Benedikt Pressl and Mia Kvåle Løvmo, members of the sub-project Imaging of Trapped Particles presented part of their work related to the SFB at the events “Campus Tage Technik” in April and “Fest der Wissenschaft” in June, as part of the 350th anniversary of the University of Innsbruck.
Scientists working at the Campus Technik presented aspects of their research (small presentations and experiments) to more than 1500 pupils. Benedikt was the coordinator and together with Mia, Franziska Strasser, Simon Moser, Alexander Jesacher, Lisa Bodner, Nicola Bregenzer and Martin Bawart gave hands-on experiments and exciting presentations about Optical tweezers and Lasers.
Otmar Scherzer was a member of the organizing committee of the “Reconstruction Methods for Inverse Problems” workshop in Banff, Canada, June 23-28, 2019. This workshop brought together researchers working on inverse problems coming from medical imaging, non destructive testing, computer vision and geophysics. The PI of sub-project “Quantitative Coupled Physics Imaging”, Peter Elbau and the post-doctoral researcher of the sub-project “Tomography with Uncertainties”, Ekaterina Sherina presented their recent work related to our SFB project.
Günter Auzinger (JKU, Linz), associate member at Tomography in Astronomy group, writes on ECMI Blog:
Fabian Hinterer, soon employed as PhD student at Tomography in Astronomy group, writes on ECMI Blog:
at Banff, Alberta from Sunday, June 23 to Friday June 28, 2019
- Elena Beretta (NYU Abu Dhabi & Politecnico di Milano)
- Uri Ascher (University of British Columbia)
- Otmar Scherzer (University of Vienna)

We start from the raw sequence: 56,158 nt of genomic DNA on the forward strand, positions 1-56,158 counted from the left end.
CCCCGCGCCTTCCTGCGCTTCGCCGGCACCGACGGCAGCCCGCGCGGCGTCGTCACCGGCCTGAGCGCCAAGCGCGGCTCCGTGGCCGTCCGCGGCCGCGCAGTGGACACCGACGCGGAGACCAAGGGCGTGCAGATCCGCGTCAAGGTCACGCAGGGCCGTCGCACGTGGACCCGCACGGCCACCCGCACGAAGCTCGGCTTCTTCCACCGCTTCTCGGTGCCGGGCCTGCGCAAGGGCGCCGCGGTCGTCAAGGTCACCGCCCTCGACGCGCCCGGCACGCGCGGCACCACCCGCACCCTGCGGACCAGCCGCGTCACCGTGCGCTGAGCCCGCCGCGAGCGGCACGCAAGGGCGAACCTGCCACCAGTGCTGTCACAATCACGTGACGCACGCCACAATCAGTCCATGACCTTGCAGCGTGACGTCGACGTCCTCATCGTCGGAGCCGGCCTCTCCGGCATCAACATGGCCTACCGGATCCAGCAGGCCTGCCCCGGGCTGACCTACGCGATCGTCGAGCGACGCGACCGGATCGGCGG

- Luminita Vese (University of California, Los Angeles)
DescriptionInverse problems require to determine the cause from a set of indirect observations. Such problems appear in medical imaging, non destructive testing of materials, computerized tomography, source reconstructions in acoustics, computer vision and geophysics, to mention but a few. The 21st century is the golden age of computer imaging: Measurement devices have become enormously powerful and huge amounts of data are recorded at every eye glimpse. Moreover, computer technology has developed to such a high degree of efficiency that the evaluation of such an enormous amount of data has become possible *if* adequate mathematical and computational tools are used.
Recently, the community has been exposed to fundamentally new mathematical models (such as learning), which stimulated exciting theoretical developments and new computational algorithms for solving complicated large scale inverse problems. This workshop will survey modern and identify new mathematical and computational developments for tackling such problems.more details